Basal Metabolic Rate Calculator

What is BMR? 

Basal metabolic rate, or BMR, is the amount of energy your body needs to perform basic functions such as respiration, cardiac function, homeostasis, and so on.

BMR is determined by gender, age, and body weight. 60-70% of daily energy expenditure comes from basal metabolism.

When you’re trying to lose weight, many people focus on the number on the scale. But that’s not the best way to measure your progress—your basal metabolic rate (BMR) is a much better indicator.

What is BMR Calculator?

The Basal Metabolic Rate calculator is a simple tool used to estimate the basal metabolic rate of your body and measure the kilocalories required to sustain life processes at rest—essentially, what your body needs to keep you healthy. 

Because BMR measures the rate at which one’s body burns calories when a person is resting, it can only be accurately calculated after fasting for 12 hours and getting a whole night’s sleep—with no physical activity or emotional excitement. 

Why is BMR Calculator important?

Because it gives you an idea of how many calories you burn every day at rest—understanding your BMR allows you to set realistic fitness goals, including losing weight or gaining muscle mass. If you know how many calories your body needs each day, you can use the information to ensure the foods and drinks you consume provide enough energy without causing a caloric surplus or deficiency. This is how you can utilise the BMR calculator to lose weight or track how well your diet and exercise routine are working for you.

BMR Calculation Formula- The Harris-Benedict equation revised by Roza and Shixgal

To calculate your BMR, you need to know your weight, height, age, and gender and add those details to the basal metabolic rate formula (like the one below) to determine how many calories you need to burn daily to maintain normal healthy physiology.

Men: BMR = 88.362 + (13.397 x weight in kg) + (4.799 x height in cm) - (5.677 x age in years)

Women: BMR = 447.593 + (9.247 x weight in kg) + (3.098 x height in cm) - (4.330 x age in years)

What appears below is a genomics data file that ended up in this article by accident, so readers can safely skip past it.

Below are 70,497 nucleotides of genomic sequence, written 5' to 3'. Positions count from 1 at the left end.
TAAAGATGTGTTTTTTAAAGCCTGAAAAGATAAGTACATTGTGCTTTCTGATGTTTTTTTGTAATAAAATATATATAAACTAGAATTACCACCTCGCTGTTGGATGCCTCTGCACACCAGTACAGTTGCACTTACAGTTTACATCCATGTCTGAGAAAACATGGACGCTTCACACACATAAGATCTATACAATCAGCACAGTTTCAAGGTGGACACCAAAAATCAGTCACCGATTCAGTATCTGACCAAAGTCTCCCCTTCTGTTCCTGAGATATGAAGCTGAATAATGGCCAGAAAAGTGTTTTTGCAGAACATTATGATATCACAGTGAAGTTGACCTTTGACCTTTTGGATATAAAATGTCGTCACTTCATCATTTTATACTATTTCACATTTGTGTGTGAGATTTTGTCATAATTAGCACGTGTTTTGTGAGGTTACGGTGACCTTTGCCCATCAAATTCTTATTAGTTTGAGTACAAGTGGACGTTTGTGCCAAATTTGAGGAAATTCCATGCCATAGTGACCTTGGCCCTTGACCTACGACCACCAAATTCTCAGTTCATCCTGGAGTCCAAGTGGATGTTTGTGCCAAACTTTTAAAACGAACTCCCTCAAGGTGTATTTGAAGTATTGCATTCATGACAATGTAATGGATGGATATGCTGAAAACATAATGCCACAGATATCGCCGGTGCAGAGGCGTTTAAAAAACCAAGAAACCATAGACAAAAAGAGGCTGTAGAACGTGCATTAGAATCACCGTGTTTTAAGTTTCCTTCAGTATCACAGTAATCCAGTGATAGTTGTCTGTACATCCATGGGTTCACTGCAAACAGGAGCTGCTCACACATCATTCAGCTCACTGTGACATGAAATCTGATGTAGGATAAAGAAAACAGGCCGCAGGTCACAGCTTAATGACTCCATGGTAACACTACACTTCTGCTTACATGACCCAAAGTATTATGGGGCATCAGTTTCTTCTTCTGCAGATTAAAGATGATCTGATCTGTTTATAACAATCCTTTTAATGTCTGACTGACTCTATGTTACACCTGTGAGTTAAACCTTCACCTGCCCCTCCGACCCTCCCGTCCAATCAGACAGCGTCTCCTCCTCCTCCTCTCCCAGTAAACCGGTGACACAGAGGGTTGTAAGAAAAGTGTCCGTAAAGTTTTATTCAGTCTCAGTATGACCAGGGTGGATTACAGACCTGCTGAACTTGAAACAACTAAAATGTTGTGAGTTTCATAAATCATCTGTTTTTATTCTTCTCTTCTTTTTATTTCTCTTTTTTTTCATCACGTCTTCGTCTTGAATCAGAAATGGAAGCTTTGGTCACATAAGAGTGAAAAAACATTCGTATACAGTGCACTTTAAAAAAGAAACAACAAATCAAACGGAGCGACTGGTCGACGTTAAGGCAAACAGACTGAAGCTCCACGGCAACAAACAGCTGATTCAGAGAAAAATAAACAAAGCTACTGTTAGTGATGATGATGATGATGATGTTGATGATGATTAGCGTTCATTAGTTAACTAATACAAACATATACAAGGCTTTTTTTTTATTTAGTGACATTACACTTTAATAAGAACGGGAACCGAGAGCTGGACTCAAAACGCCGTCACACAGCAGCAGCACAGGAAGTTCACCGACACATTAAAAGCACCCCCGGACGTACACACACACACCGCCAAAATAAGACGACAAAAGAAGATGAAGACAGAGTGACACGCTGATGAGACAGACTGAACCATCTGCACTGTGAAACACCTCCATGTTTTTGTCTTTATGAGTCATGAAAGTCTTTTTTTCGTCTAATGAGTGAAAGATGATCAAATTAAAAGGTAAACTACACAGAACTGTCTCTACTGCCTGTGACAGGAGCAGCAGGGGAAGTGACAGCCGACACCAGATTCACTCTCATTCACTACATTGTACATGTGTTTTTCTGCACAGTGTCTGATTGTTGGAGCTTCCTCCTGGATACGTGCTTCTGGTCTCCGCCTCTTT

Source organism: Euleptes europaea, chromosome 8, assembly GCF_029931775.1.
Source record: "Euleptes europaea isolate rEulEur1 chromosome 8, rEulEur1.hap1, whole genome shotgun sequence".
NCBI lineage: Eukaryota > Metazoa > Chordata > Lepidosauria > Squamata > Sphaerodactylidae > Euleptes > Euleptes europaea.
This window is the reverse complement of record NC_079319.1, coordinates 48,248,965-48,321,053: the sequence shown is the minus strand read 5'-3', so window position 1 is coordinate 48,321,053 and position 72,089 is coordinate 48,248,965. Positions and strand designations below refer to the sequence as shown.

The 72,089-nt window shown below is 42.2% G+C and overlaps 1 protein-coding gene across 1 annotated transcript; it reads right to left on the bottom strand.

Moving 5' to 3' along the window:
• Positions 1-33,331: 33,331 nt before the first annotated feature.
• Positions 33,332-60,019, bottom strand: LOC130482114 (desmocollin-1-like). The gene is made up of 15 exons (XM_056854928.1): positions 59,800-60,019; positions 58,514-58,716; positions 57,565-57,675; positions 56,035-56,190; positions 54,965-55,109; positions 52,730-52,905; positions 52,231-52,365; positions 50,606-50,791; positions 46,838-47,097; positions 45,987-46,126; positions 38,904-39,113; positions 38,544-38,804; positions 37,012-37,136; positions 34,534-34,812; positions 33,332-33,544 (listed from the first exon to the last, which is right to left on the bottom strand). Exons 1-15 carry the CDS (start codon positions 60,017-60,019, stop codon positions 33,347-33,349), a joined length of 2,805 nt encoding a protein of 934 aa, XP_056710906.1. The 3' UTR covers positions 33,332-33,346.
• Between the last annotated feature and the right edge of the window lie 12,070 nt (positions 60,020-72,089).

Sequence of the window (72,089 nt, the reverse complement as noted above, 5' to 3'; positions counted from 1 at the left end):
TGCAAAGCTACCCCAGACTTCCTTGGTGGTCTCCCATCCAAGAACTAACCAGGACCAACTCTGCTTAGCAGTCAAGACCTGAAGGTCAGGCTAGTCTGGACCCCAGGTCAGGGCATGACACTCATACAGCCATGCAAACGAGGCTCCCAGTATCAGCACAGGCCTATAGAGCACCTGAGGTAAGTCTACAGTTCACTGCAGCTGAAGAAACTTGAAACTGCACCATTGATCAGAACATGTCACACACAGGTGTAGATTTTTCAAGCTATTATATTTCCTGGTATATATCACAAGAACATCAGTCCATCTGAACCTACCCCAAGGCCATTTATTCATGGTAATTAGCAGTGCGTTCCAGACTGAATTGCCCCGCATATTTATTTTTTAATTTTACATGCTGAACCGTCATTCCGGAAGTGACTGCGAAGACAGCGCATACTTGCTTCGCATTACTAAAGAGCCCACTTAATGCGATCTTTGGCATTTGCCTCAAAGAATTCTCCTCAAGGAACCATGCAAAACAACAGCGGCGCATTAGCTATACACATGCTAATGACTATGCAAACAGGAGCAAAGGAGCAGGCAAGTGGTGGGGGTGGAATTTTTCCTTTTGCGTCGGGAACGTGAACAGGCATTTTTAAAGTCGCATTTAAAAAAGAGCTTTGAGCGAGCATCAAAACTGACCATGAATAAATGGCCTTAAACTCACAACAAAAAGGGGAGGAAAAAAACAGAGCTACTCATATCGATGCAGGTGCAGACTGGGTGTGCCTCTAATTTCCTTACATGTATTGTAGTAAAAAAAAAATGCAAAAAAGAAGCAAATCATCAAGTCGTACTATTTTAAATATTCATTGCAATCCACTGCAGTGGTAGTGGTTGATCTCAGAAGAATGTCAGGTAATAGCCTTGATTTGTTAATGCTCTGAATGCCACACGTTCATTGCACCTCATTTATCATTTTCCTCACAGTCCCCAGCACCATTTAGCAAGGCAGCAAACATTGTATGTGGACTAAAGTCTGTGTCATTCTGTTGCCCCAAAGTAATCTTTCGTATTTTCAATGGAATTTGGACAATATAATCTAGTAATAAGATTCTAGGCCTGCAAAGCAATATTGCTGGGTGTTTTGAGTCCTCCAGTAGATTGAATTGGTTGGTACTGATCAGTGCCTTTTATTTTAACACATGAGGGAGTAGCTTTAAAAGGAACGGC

This calculation is not always accurate because it does not consider other activities or exercises and variables such as muscle mass, diet, weather, genetics, pregnancy, and supplements. However, it can provide a good estimate. 

Factors influencing BMR

Many factors contribute to your BMR, such as:

  • Body surface area 

    Taller adults have more metabolising tissue than shorter-statured ones, which means they burn more calories—leading to a higher BMR.
  • Starving, fasting, or crash dieting

    If you consume fewer kilocalories,  the body slows its metabolism (the rate at which it burns energy) to conserve energy. The loss of lean muscle tissue also leads to a drop in BMR.
  • Age

    Metabolism rate varies from person to person. The most significant factor that affects BMR is age. Children have faster metabolic rates than adults. As we age, our metabolism slows due to hormonal and physiological changes and the loss of muscle tissue. After age 20, the basal metabolic rate (BMR) decreases by 2 percent per decade.
  • Growth

    Because infants and children grow rapidly, they need more energy per pound of body weight than adults do. 
  • Body fat percentage

    Fat cells consume fewer calories than other body parts—the higher your body fat percentage, the lower your basal metabolic rate (BMR), and vice versa. The male body tends to have a 10-15% higher BMR than the female body.
  • Gender

    Men have a faster metabolism and higher basal metabolic rates than women, who tend to be smaller and have less muscle mass.